Will supply chain finance and p-cards collide as B2B payment techniques?

There was a time when bankers wanted you to think supply chain finance was special. It was a way to go deep into a supply chain and leverage orders from an anchor buyer with a strong balance sheet, offering finance to suppliers who actually needed it in the supply chain (i.e., emerging markets, smaller suppliers, tier 2 suppliers). However, it never seemed to work out that way in practice (see Is ‘supply chain finance’ a fancy way of saying ‘financialization’?).

From the banks’ perspective, supply chain finance (SCF) is an uncommitted credit facility to a large company to purchase invoices from their suppliers. There are many issues around this simple statement, from the complexity of onboarding non-customer suppliers to the accounting treatment concerns that are now reeling heads.

In addition, over the last several years there have been many non-bank solutions focused on approved invoice finance, with vendors like C2FO, Taulia, Greensill Capital (acting as asset arranger), PrimeRevenue, Orbian, Coupa and many others. The focus has been on approved invoice finance because the risk (post confirmation dilution) can be controlled through buyer guarantees and/or insurance. From the non-banks’ perspective, such as a Taulia-Greensill arrangement, there is still someone taking a credit risk and underwriting the exposure. An asset arranger and syndicator can manage the flow to investors.

So what does any of this have to do with payments?

With any finance technique, money needs to change hands and a payment is made to some supplier, either domestically or offshore. With SCF, the payment happens to be done early, by a third party that transfers funds electronically to the supplier’s bank account. In most cases, the supplier is paid on the next business day, probably using ACH if in the U.S., or SEPA if in Europe. The payment made to the supplier by banks or non-banks means they must maintain supplier bank details and do appropriate KYC procedures (especially banks). But it’s a payment nonetheless, that happens early, that comes with rates that are tied to a benchmark rate (now Libor, but in the future to be some other benchmark) and the credit quality of the underlying buyer and any fees. What is important from a payment perspective is that the buyer needs to make sure an adjustment to the payee is made in the system of record to avoid a duplicate payment to the supplier.

Which brings us to p-cards. P-cards are another credit product with the payor (buyer organization) that enables them to both get rebates and extend time for payment. They have become increasingly popular as firms such as AvidXchange, Acom, Nvoicepay, Veem and others that push “e-payments” on the tail spend for many large organizations. The idea of converting manual or check payments to card payments is a big part of the business and revenue model for many of these companies.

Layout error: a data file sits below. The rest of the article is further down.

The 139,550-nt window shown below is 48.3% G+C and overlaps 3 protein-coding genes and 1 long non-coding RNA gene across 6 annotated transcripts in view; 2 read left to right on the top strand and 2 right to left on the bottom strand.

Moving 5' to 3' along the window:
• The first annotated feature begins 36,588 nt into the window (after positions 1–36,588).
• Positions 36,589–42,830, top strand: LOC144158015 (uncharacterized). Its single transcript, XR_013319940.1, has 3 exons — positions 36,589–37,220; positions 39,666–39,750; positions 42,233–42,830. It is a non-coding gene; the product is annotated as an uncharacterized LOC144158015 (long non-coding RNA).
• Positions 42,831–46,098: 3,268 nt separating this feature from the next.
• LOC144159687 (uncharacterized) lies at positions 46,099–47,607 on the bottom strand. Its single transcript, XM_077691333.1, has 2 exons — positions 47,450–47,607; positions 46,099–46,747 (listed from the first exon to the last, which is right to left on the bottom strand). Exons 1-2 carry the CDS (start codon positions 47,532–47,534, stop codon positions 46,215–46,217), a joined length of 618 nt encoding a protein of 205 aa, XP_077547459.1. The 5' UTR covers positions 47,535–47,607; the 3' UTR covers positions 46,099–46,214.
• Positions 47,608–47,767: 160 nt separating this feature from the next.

Both of these techniques, SCF and p-cards, originate from a buy-sell transaction, with some form of early or immediate payment to the supplier, which pays a fee and/or interest or discount off the invoice value. But it is still a payment at the end of the day.

While supply chain finance is sexier, it has been the cards that have had the biggest growth story providing solutions to large enterprise companies’ long-tail suppliers. Virtual cards, also known as single-use accounts (SUA), are growing in popularity. Source-to-pay vendors have added card functionality to their offering to push e-payments and facilitate the last mile of spend.

Implications for different parties:

  • Banks — Supply chain finance and commercial cards are managed in separate areas, but they have so many synergies: supplier onboarding, buyer credit and technology interfaces, to name a few. The issue from talking to bankers is more around turf — the trade finance yields from SCF tend to be much lower than the margins from cards. At some point, you have to decide what’s right for the customer.
  • B2B payment vendors — Fintech B2B payment companies have started to look at this space to determine how they can add early pay invoice finance off the back of a buy-sell transaction. Quite a few have started the journey, and it is something I will explore in the next post.
  • SCF automation vendors — Pure supply chain finance vendors, which enable companies to run programs, either independently from their banking group or enable companies to choose bank partners, could look to add card functionality for supplier payment.
  • Corporates — As more companies move payments to electronic means, opportunities will increase to add early pay technologies. Large enterprises are typically running silo schemes where they may have three separate supply chain finance programs, two card programs, a dynamic or static discounting program, etc. But manual payments persist in most companies, and it is here that opportunities present themselves.

In many areas, worlds are colliding. Supply chain finance and cards could be one of those areas.

What do others think?

David Gustin runs Global Business Intelligence, a research and advisory practice focused on the intersection of payments, trade finance, trade credit and working capital. He can be reached at dgustin (at) globalbanking.com.

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First Voice

  1. Robert Solomon:

    Oh, yeah, there are lots of collisions in this space: add in dynamic discounting, factoring, SCF, and v-cards and it is collision-filled.

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